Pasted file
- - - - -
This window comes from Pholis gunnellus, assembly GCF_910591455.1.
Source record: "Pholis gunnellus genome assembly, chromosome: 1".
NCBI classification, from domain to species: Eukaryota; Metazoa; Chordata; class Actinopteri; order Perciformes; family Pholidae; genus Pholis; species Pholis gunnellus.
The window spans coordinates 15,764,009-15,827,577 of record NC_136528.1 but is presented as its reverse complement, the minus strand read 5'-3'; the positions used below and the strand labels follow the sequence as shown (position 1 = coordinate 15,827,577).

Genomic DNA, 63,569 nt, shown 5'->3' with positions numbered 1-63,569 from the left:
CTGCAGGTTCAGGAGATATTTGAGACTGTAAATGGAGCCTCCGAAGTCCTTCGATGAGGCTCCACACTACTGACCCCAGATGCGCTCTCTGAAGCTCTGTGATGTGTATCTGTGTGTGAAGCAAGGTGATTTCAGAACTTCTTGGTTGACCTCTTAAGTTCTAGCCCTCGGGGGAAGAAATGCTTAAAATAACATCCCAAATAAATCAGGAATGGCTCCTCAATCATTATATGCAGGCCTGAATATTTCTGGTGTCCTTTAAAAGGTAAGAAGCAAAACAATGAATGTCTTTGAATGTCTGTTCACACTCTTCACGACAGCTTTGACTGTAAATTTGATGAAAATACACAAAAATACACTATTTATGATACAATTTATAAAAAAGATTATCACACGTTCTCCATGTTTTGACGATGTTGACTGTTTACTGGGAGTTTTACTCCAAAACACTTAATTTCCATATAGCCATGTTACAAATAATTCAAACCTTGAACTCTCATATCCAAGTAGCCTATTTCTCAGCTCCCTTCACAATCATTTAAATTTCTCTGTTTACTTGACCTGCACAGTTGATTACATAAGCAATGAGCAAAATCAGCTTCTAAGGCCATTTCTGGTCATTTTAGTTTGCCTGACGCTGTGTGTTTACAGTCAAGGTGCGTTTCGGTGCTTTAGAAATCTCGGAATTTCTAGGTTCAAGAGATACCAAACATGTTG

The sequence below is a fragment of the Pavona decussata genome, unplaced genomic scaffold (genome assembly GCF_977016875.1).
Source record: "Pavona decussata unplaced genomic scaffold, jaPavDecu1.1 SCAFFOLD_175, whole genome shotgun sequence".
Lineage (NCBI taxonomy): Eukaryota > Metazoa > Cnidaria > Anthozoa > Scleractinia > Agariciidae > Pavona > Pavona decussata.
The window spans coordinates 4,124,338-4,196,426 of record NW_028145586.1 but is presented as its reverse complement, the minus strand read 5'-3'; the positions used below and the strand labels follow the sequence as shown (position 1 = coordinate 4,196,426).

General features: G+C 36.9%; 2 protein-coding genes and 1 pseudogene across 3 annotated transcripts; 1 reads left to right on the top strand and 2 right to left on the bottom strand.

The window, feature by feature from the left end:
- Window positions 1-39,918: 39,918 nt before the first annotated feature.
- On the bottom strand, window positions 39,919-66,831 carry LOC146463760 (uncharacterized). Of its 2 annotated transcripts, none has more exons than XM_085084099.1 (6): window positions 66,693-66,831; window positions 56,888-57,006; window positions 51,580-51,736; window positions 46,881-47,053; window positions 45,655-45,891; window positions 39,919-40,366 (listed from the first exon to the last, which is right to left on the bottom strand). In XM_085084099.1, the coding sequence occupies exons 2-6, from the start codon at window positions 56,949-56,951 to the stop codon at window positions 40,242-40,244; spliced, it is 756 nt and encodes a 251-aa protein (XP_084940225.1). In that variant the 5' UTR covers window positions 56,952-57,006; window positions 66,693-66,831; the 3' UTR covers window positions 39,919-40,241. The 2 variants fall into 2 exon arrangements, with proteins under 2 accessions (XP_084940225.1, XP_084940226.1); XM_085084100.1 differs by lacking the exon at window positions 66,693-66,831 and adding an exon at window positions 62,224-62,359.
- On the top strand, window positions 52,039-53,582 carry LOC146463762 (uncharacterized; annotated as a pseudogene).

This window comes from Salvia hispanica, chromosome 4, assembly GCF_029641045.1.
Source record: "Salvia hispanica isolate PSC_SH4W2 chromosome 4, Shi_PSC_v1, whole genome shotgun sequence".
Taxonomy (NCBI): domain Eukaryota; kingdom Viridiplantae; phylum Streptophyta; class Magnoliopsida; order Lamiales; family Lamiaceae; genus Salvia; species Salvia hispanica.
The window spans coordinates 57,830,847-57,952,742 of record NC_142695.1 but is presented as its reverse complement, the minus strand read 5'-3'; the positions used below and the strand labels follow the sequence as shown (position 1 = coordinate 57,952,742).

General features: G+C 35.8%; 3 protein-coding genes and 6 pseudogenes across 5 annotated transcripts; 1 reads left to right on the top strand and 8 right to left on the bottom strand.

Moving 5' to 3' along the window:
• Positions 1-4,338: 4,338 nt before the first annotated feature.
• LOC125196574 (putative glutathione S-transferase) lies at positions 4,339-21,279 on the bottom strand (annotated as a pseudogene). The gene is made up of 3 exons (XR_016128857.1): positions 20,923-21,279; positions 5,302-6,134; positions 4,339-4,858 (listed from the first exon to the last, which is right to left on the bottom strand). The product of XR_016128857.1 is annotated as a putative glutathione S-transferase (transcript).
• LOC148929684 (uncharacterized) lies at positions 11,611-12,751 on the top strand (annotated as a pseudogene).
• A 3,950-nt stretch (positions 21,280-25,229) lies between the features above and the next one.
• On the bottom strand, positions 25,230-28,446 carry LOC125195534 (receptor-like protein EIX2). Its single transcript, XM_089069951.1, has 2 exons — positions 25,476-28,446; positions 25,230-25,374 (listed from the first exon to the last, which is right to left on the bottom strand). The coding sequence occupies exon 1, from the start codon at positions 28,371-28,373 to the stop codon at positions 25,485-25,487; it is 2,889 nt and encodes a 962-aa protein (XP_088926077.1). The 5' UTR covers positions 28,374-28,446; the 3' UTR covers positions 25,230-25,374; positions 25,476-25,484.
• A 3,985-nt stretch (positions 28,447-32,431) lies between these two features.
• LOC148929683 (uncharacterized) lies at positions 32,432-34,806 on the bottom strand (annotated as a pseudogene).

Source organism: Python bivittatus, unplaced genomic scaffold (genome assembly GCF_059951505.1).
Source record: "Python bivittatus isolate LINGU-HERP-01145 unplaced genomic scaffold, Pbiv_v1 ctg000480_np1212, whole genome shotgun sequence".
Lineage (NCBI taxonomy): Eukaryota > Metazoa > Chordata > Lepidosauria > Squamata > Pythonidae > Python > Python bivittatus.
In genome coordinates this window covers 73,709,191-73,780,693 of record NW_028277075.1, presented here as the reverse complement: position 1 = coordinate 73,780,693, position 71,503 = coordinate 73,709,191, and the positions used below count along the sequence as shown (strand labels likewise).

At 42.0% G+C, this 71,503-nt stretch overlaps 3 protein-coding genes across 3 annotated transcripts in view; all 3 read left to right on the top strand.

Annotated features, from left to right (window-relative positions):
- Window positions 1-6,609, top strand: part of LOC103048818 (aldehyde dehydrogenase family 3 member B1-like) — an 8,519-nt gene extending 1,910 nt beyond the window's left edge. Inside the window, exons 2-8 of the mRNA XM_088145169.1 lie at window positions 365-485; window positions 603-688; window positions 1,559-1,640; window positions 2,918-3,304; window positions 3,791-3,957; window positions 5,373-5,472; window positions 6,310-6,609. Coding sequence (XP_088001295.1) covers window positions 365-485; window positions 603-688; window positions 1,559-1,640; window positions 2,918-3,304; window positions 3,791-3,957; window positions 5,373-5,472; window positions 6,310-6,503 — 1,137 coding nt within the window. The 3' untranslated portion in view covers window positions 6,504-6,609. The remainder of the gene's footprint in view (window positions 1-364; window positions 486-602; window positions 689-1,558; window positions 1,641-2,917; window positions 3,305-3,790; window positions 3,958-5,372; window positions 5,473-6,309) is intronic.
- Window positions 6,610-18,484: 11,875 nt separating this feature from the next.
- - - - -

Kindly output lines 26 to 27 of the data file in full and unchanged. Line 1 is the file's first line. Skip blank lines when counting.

• On the bottom strand, positions 25,230-28,446 carry LOC125195534 (receptor-like protein EIX2). Its single transcript, XM_089069951.1, has 2 exons — positions 25,476-28,446; positions 25,230-25,374 (listed from the first exon to the last, which is right to left on the bottom strand). The coding sequence occupies exon 1, from the start codon at positions 28,371-28,373 to the stop codon at positions 25,485-25,487; it is 2,889 nt and encodes a 962-aa protein (XP_088926077.1). The 5' UTR covers positions 28,374-28,446; the 3' UTR covers positions 25,230-25,374; positions 25,476-25,484.
• A 3,985-nt stretch (positions 28,447-32,431) lies between these two features.